On an individual athlete level, perhaps the worst moment was when Ben Johnson was stripped of his 100 meters gold medal at the 1988 Seoul Olympics when he tested positive to banned drugs. Johnson had been beating arch-rival Carl Lewis at a number of meetings before the games, breaking the world record in 1987 by a whole tenth of a second, winning in 9.83 seconds. This should probably have set alarm bells ringing more than they did, although Lewis was certainly quite vocal. Johnson suffered some injuries in the lead-up to the games and his times were slower. Lewis declared he would win.

Despite poor preparation, Johnson won the final, clipping another four one-hundredths of a second off his world record. Three days later, Johnson was disqualified after the drug Stanozolol was found in his urine sample. He lost his gold medal and it was awarded to Lewis. Johnson also admitted to using steroids when he broke the world record in 1987 and this was rescinded too. Ironically, four of the fastest five athletes in the Seoul 100 meter final tested positive at some time in their careers. Linford Christie was later banned for using steroids. Lewis himself tested positive for three banned stimulants at the 1988 US Olympic trials, although he was able to get the results overturned as the use was inadvertent.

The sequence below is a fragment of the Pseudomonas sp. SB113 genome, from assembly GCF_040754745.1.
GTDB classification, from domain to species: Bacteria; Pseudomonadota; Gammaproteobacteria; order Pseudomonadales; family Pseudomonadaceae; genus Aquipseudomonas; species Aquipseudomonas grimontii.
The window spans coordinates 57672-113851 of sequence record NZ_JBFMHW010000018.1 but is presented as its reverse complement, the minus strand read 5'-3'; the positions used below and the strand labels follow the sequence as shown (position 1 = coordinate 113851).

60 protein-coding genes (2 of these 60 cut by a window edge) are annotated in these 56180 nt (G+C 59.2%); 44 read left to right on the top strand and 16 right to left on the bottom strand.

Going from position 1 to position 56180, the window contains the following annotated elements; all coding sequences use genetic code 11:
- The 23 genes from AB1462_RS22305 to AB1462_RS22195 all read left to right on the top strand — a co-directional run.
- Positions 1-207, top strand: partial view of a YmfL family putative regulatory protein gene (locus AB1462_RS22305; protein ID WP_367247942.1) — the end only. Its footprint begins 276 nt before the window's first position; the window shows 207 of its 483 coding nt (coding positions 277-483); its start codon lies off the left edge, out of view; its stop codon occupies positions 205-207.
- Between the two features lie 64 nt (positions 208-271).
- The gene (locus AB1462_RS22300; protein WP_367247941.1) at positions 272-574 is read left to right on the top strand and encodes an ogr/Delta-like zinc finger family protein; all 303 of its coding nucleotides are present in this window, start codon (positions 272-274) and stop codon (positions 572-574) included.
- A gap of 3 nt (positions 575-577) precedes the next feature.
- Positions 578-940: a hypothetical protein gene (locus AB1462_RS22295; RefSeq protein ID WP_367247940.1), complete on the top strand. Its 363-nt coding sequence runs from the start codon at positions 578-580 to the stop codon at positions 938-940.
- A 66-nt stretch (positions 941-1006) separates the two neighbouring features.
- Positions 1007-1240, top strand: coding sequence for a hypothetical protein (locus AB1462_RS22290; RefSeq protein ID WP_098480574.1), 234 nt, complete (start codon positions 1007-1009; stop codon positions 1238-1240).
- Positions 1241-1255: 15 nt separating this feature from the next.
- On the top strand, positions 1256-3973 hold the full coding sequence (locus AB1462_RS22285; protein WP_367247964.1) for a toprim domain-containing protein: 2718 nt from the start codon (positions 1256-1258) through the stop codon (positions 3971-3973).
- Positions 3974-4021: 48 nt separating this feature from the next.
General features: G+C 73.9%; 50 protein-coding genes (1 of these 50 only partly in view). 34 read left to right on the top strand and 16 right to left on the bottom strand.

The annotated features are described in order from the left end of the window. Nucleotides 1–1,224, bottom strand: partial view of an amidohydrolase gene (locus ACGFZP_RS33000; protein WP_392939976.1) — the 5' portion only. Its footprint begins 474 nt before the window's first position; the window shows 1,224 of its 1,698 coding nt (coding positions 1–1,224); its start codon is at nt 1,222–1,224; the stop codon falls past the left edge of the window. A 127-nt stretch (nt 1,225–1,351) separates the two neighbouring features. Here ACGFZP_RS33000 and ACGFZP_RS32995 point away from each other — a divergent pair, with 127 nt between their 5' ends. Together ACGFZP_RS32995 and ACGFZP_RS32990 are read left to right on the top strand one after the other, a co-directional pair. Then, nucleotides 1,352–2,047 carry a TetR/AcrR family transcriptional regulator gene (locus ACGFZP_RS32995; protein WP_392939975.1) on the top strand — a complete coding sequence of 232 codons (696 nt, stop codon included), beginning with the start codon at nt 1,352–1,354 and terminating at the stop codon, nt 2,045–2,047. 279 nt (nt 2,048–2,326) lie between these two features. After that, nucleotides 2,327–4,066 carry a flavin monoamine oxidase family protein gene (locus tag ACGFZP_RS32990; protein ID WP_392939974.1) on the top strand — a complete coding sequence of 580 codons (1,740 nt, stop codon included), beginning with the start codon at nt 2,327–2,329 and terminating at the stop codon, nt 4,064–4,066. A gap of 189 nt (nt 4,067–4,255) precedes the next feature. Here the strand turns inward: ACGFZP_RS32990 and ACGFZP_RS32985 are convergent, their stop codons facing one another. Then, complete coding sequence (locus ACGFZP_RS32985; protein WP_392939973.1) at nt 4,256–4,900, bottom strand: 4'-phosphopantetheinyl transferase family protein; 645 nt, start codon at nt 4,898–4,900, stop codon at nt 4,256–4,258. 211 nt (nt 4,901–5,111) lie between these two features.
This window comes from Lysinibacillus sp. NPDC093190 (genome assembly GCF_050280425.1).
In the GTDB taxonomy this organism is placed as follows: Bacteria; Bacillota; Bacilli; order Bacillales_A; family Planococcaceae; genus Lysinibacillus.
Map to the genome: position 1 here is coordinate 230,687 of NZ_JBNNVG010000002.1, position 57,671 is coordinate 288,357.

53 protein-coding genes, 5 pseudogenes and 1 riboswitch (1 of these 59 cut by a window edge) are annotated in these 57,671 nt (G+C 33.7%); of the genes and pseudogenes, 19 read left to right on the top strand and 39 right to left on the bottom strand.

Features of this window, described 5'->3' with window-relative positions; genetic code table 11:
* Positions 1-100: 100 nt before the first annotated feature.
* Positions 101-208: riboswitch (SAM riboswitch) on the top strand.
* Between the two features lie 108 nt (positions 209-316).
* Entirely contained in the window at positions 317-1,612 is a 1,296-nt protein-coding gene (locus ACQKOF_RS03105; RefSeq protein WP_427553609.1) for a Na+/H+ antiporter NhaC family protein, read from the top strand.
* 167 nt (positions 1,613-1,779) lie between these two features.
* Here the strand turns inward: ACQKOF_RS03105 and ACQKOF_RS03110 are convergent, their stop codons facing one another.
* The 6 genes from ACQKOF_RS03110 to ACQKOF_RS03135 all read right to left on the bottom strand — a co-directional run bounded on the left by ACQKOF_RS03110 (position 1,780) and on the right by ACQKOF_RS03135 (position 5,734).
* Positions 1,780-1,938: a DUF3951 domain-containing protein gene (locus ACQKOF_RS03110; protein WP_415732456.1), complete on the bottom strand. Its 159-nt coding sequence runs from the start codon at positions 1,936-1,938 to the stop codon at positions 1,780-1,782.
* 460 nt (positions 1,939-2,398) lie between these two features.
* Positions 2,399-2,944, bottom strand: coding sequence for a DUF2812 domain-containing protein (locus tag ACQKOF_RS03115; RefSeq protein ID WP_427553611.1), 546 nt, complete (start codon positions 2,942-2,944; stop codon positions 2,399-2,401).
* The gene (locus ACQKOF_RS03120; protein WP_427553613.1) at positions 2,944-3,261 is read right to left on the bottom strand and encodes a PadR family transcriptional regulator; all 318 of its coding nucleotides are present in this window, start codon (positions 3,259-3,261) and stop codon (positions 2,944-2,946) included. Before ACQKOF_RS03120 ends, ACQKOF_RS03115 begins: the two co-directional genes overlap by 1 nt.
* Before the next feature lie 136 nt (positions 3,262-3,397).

Any list of worst moments in Olympic history would have to include the 1936 Berlin Olympics which were used as a propaganda machine by the Nazis. Hitler allowed only “Aryan race” members to compete for Germany, pushing his belief in racial supremacy. His country won the most medals but there were some notable exceptions to Hitler’s race theory, including black American Jesse Owens winning four gold medals in track and field. At the time, the Nazis prevented Jews and Gypsies from taking part in sport of any sort. Jews in particular were discriminated against. There were “Jews not wanted” and similar signs around the city, although Hitler removed them from tourist areas. Gypsies were being arrested for no good reason and being put in camps. The US considered boycotting the games.

The Olympic Games will probably always attract their share of “worst moments”, especially as the games receive saturation media coverage around the world. If anyone has a gripe, this is a favourite way to give it exposure. The drug problem probably won’t stop either, with a proportion of athletes willing to take the risk for Olympic glory.